Every business has procedures in need of tweaking. Do any of those procedures at your newspaper involve the advertising department? It might be a good idea to take a look.
I remember a Monday night long ago when my cable TV stopped working. I called the customer service line and went through the frustrating process of getting a real person on the line. That person was nice, but said they couldn’t do anything about my cable until Thursday. Between Monday and Thursday, I received at least six automated messages to remind me of the appointment.
On Thursday, I made plans to be home to meet the service tech. When he arrived, he quickly determined that the cable box needed to be replaced. He retrieved a new box from his truck and installed it in a couple of minutes. Then the real trouble started. He couldn’t activate the box until he received authorization from the cable company. As he explained it, the box which he had just connected to the TV had to be transferred in their records from the company’s inventory to his truck’s inventory to my TV. He submitted that request, but they couldn’t make the switch right away because he had to wait his turn.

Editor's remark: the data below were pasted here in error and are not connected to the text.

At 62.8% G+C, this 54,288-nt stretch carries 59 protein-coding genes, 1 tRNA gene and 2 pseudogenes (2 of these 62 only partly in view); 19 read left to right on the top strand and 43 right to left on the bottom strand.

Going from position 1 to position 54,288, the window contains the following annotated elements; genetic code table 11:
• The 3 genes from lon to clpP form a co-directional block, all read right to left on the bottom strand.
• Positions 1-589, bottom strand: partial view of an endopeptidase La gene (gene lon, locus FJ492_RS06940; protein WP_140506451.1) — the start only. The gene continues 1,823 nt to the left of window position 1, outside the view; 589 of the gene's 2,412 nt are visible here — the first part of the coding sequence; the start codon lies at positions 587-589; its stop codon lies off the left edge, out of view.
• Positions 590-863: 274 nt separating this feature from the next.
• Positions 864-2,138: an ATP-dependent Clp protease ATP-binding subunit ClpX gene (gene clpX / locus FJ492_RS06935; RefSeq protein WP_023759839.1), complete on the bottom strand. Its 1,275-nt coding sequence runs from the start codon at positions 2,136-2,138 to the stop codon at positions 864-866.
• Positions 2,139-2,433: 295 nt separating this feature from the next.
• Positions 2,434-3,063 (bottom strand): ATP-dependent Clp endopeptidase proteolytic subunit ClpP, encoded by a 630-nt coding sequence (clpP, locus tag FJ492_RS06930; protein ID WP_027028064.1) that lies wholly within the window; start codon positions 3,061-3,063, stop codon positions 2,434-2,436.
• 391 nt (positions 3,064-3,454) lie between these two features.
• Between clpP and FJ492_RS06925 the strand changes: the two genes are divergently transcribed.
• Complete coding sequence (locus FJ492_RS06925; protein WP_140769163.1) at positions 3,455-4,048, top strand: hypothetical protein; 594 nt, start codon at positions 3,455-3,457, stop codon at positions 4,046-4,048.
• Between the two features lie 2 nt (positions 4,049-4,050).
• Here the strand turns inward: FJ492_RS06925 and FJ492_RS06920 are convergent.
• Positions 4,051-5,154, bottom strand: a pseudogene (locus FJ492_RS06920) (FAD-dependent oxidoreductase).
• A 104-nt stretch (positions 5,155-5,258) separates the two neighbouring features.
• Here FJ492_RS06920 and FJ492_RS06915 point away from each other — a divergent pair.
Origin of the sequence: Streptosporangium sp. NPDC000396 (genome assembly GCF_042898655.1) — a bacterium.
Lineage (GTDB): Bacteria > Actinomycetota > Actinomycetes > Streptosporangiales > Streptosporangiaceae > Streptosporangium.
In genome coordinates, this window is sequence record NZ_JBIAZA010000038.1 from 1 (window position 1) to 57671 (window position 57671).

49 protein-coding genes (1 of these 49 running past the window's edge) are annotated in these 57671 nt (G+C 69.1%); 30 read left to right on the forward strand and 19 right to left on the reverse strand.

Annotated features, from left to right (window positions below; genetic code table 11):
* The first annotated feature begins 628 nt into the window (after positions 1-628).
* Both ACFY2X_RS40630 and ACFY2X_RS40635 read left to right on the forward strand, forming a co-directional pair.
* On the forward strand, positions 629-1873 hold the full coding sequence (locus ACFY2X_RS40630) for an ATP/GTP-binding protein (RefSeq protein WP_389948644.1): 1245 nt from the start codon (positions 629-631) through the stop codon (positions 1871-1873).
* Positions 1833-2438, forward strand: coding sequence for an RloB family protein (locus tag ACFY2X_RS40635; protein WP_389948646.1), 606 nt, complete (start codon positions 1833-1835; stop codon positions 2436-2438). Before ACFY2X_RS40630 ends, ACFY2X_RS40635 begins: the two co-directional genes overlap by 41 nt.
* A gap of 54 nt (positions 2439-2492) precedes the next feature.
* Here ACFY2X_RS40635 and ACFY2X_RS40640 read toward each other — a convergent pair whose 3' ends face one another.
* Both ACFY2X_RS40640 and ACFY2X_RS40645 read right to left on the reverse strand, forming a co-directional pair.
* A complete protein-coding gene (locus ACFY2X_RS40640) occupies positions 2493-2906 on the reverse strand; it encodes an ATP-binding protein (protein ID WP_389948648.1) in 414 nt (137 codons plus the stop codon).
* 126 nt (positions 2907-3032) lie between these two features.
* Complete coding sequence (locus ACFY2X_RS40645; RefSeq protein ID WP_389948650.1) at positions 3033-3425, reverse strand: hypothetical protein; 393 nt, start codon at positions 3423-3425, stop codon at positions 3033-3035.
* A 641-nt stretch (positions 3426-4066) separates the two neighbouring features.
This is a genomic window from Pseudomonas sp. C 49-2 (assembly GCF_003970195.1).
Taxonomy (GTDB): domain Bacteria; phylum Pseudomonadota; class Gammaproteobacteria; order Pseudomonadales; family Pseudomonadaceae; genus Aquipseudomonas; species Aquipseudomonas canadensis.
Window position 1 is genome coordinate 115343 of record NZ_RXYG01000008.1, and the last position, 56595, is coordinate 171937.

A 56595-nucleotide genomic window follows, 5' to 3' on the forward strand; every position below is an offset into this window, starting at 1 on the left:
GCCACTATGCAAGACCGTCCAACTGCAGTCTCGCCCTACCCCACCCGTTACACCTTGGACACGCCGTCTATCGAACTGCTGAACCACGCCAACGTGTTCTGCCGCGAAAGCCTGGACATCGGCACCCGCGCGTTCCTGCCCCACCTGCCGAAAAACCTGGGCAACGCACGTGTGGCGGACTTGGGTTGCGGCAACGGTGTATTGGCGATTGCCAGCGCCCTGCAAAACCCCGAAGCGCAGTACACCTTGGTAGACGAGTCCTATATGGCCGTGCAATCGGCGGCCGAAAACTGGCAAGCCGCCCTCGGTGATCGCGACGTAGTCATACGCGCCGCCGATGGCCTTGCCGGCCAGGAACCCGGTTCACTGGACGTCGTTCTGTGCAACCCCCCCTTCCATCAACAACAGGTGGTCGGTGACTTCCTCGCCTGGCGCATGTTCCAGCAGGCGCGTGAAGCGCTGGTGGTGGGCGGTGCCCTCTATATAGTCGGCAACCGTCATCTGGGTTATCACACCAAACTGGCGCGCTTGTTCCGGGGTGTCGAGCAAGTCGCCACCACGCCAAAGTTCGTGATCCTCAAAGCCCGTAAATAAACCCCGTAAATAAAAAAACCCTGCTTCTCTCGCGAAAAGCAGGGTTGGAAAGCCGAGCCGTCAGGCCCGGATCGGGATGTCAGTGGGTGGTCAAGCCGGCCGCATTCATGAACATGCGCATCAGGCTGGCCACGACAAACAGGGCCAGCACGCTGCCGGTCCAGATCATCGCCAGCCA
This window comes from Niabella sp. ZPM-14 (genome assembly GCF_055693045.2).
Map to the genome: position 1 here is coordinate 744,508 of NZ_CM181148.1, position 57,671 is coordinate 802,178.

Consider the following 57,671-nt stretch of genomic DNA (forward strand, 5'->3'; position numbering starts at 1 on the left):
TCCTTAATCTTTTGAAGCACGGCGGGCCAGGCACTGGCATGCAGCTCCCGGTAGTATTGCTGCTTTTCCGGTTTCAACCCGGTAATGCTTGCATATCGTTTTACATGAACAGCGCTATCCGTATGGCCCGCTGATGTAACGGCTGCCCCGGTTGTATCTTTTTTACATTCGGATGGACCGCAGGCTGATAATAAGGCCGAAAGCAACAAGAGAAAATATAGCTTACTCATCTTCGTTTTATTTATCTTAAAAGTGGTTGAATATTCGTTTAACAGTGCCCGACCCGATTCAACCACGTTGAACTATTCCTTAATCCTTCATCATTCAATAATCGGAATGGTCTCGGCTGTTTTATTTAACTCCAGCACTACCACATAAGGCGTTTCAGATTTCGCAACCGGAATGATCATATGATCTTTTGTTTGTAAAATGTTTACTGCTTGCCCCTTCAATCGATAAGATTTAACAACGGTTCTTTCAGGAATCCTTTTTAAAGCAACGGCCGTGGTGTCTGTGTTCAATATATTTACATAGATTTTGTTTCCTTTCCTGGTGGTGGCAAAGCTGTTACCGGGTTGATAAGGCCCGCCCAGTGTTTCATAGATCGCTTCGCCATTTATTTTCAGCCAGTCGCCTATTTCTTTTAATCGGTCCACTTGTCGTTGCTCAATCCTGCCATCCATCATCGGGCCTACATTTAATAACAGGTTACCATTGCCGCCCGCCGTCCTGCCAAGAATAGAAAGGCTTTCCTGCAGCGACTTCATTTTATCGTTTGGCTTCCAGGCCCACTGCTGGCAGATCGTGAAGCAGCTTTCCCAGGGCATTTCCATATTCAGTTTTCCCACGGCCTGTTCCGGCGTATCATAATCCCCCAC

He was a nice fellow. As we sat in the kitchen and waited, he talked about his work, his family and his children’s interests. Along the way, he mentioned that he liked his job, but that he spent most of his time waiting for the home office to authorize the equipment he installed.
After an hour of waiting, I tried to help by placing a call to customer service. When I eventually got someone on the line, I explained the problem and handed the phone to the technician. The customer service rep said she would look into the problem. But after more waiting, the tech decided to call another technician to see if he had a cable box that had already gone through an inventory switch. The new tech showed up a little later, and luckily that box worked.
The end result was that he was there for three hours to do twenty minutes of work, he was over an hour late for his next appointment, and — worst of all — he said it was an ordinary day.
The story doesn’t end there. About an hour after the technician left, I received another automated phone call to remind me of the appointment.
Everyone I encountered was genuinely concerned about my problem, but they were limited by a faulty internal system.
I’m reporting this experience in excruciating detail to illustrate the negative chain of events that can result from a flawed process. I’ve run across some newspapers with similar system defects.
In fact, I once heard of an office that had such a stringent credit process that people referred to it as the “sales prevention department.”
The challenge is to find problems and fix them. If you do that, you’ll become a customer service hero.